What kind of god would you LIKE?
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17-11-2011, 09:02 PM
 
RE: What kind of god would you LIKE?
to everyone who is throwing out the tired 'life is life' red herring:

i think you are kindof missing the point here... it's not about 'life' it's about conciousness and the ability to feel pain. you can't just lump everything into the 'life category' and say its all the same. there is a broad spectrum of conciousness and intelligence, and what we do as vegetarians is try to limit our predation to those forms of life who lack the clear and scientifically demonstrated ability to suffer. no central nervous system. no neurons. no nerves. the whole 'life is life' argument is complete bullshit. it's what pro lifers use to browbeat people into accepting that a 1 week old zygote is the same as a grown human being. these tactics are dishonest and a simple observation of the variety of life on out planet shows that it is not quite so simple.

so when we compare these things (say a carrot and a cow) they are both life, but not all life is sentient or able to feel pain.... saying that a cow and a carrot (or all life) are basically the same thing is incredibly dishonest. if you really thought they were in the same category, you would be equally able to happily and casually slaughter a carrot and a calf... and im guessing one of those would trouble you a bit more than the other.

then there is ther fact that most plants that humans eat have actually evolved to be eaten, and actively use the fact that we eat them to their own species benefit. strawberry seeds being coated in a substance that can protect them from mammal's stomach acid, therefore using them to spread their species through our droppings is a perfect example.

so we have creatures that obviously suffer horribly when they are killed, and others that not only do not suffer, but actually actively use smells and tastes evolved to attract other creatures to eat them.

i respect what clown guy said because he is honest. people should at least get real and say "you know what -- the suffering of other mammals and birds for my pleasure means jack shit to me because i like the taste" this sounds grim, but at least they are not lying to themseleves by throwing out the 'carrots have feelings too' red herring.

plants and animals are very different, and it's not the 'same thing' any more than a human and a flu virus are the same thing.

photosythesis would be great, but i find it lazy and intellectually dishonest for someone to grant that it would be better, but who still eats their fellow sentient beings and uses a the 'life is life' justification to continue doing it without feeling bad.
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17-11-2011, 09:03 PM
 
RE: What kind of god would you LIKE?
(17-11-2011 08:54 PM)GirlyMan Wrote:  If we don't already have an old thread on vegetarianism around here somewhere, we might think about starting one.

Good idea, GirlyMan, but I really covered it in the lsat few posts (for myself)! Tongue

This thread is supposed to be about the kind of god we wished we had (if we had any) and, maybe, about redesigning the world according to some INTELLIGENT plan, for a change.

As I said in one of my earliest posts: "god screwed up so badly with the original plan that not even a god can fix it without complete redesign".

Removing predation would be a step in the right direction. Photosynthesis, a nuclear power pack or antennas to extract energy from cosmic radiation might do the trick.

We also mentioned god bringing the stars closer to each other, so we could travel to other planets or, failing that, doing away with Einstein' speed limit.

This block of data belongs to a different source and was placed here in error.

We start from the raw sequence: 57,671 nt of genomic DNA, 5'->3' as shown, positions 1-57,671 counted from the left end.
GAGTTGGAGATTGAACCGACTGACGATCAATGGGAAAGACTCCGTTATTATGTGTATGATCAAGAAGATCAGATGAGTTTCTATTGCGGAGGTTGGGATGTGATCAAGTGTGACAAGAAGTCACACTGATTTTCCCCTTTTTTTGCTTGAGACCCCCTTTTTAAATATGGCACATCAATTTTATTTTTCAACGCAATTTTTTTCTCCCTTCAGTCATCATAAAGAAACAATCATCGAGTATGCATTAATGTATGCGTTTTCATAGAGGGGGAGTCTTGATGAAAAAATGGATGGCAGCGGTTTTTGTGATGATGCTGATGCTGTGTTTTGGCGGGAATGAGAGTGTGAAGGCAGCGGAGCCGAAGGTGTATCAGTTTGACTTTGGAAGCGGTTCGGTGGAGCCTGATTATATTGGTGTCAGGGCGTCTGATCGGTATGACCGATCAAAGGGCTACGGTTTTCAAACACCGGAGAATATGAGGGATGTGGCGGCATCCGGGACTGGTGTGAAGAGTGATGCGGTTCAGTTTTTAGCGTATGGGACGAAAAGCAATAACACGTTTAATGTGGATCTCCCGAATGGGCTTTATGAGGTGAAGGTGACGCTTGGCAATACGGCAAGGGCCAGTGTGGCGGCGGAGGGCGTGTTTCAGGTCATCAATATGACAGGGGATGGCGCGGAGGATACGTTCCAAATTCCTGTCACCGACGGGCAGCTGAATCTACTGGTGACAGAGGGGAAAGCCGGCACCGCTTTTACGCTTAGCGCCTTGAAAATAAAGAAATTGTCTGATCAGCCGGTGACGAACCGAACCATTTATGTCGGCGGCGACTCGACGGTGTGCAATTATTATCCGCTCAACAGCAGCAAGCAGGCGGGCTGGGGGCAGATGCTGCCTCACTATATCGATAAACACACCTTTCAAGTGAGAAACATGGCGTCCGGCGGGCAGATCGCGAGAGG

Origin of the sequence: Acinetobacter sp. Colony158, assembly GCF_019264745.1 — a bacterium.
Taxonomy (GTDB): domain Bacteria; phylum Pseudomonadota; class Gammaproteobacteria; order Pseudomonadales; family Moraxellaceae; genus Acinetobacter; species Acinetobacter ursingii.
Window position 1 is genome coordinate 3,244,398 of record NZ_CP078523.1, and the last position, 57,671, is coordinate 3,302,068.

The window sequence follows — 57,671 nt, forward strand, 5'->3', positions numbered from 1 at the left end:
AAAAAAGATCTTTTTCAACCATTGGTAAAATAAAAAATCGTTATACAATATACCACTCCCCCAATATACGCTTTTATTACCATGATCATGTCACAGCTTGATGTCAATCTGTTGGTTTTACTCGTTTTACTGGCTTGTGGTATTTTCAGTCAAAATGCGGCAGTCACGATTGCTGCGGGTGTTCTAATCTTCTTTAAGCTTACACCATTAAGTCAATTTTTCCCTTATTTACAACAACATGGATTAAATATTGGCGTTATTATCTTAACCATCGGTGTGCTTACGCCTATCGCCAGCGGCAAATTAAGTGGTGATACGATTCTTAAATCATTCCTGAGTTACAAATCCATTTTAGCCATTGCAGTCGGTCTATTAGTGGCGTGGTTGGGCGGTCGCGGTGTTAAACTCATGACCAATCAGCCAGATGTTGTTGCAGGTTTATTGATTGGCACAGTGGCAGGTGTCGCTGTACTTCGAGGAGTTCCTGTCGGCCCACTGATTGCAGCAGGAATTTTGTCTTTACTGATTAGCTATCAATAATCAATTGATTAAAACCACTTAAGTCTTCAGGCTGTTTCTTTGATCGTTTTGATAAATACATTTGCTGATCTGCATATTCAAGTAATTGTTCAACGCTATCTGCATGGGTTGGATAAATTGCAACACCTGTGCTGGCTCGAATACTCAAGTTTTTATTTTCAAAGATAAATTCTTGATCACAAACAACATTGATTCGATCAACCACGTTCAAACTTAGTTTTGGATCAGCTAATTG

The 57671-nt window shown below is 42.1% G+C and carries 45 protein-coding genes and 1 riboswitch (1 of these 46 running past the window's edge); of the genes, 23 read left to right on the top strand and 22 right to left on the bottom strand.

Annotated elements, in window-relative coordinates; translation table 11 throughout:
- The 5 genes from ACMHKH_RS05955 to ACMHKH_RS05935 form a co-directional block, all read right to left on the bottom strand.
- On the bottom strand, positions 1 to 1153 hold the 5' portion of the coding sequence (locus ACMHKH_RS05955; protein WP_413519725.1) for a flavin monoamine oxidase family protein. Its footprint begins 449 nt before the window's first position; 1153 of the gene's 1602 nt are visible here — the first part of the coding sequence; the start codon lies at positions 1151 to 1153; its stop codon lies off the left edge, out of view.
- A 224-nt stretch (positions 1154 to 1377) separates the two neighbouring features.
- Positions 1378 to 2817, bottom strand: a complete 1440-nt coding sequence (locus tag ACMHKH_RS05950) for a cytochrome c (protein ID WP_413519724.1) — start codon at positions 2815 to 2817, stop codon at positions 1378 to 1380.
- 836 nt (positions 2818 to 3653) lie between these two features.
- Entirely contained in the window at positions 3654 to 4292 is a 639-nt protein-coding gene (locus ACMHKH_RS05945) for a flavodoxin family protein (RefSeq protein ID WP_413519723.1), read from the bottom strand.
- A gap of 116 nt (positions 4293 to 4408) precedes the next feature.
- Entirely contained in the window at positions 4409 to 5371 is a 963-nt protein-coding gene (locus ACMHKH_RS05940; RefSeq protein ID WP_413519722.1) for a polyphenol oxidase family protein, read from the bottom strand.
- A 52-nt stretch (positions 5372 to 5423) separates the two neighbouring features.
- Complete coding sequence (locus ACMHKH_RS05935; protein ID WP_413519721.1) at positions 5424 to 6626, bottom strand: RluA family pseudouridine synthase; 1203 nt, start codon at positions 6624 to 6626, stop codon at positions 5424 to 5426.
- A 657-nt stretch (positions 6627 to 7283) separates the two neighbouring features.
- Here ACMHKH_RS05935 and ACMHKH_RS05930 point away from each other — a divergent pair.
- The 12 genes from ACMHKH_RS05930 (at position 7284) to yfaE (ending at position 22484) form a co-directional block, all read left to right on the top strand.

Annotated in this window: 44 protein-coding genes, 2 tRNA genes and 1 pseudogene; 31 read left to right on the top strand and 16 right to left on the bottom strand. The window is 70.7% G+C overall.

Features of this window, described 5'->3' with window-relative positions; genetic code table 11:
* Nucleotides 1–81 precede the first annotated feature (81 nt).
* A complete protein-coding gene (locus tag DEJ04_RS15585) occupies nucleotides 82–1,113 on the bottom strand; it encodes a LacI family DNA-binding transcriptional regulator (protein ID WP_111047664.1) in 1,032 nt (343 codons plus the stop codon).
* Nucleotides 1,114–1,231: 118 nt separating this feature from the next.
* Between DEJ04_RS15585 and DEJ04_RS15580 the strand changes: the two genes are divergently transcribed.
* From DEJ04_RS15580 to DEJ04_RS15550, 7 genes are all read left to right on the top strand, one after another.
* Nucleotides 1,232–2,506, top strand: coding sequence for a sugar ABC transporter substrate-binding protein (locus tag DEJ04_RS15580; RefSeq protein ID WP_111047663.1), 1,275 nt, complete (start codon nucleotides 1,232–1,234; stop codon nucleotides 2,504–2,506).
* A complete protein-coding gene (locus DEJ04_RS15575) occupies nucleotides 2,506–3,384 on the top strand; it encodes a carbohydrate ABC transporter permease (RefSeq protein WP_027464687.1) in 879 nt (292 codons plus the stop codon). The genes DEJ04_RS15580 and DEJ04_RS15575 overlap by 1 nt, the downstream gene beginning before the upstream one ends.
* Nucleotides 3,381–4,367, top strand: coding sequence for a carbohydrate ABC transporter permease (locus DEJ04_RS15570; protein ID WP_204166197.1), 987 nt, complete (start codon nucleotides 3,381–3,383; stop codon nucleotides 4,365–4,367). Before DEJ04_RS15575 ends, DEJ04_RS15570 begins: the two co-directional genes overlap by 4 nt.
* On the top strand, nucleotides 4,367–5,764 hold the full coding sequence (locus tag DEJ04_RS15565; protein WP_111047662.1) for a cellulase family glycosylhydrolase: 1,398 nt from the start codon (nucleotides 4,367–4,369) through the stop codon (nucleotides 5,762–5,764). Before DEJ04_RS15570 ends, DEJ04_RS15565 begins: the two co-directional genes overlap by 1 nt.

Any other ideas?
(17-11-2011 09:02 PM)paulesungnomo Wrote:  but i find it lazy and intellectually dishonest for someone to grant that it would be better, but who still eats their fellow sentient beings and uses a the 'life is life' justification to continue doing it without feeling bad.

Paul, you have been a 'bit' too harsh with your judgment here. Both Lilith and GirlyMan are highly intelligent and honest debaters. Some of the comments were in good humour, others were way deeper than it appears on the surface.

I suggest you spend a little more time here before passing unjustified judgment on people, before you really get to know them.

Just a friendly advice! Smile
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17-11-2011, 09:15 PM
 
RE: What kind of god would you LIKE?
oh man...i guess that didnt come out right.

im not targeting what anyone in particular said, i was targeting the statement that people often throw out about 'life being life'. it bothers me because nobody actually lives their life that way. we all draw lines and we all have an innate sense of what other creatures can share the kind of pain we experience. science has expanded this and now we now that it's not just a 'sense', its objective reality.

i was not making personal attacks at all, i dont know anyone here and i don't think anyone is dumb, what's dumb is that statement. hope that makes sense.
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17-11-2011, 09:22 PM
RE: What kind of god would you LIKE?
(17-11-2011 12:34 PM)Zatamon Wrote:  I think cufflink is hiding under a rock somewhere for having started this thread -- even though it is (and still could be) an oustandingly interesting thread, challenging human imagination and creativity to come up with a truly INTELLIGENT DESIGN! Smile

You called, sir? Smile

(It was getting kinda icky under that rock—all those creepy-crawlies and things.)

Well, the thread took off in its own direction, but that’s par for the course. The putative value of suffering, the meaning of meaning . . . heavy stuff. But, Zat, thanks for re-emphasizing the spirit of the OP: I was indeed thinking of a complete reworking of the universe, this time with a truly benevolent—and competent!—designer. A fantasy, of course, or as GirlyMan put it, “a curious and entertaining intellectual diversion,” but one that provides the opportunity for creative thinking. I have no doubt that if given the chance, we could all do a better job than You Know Who.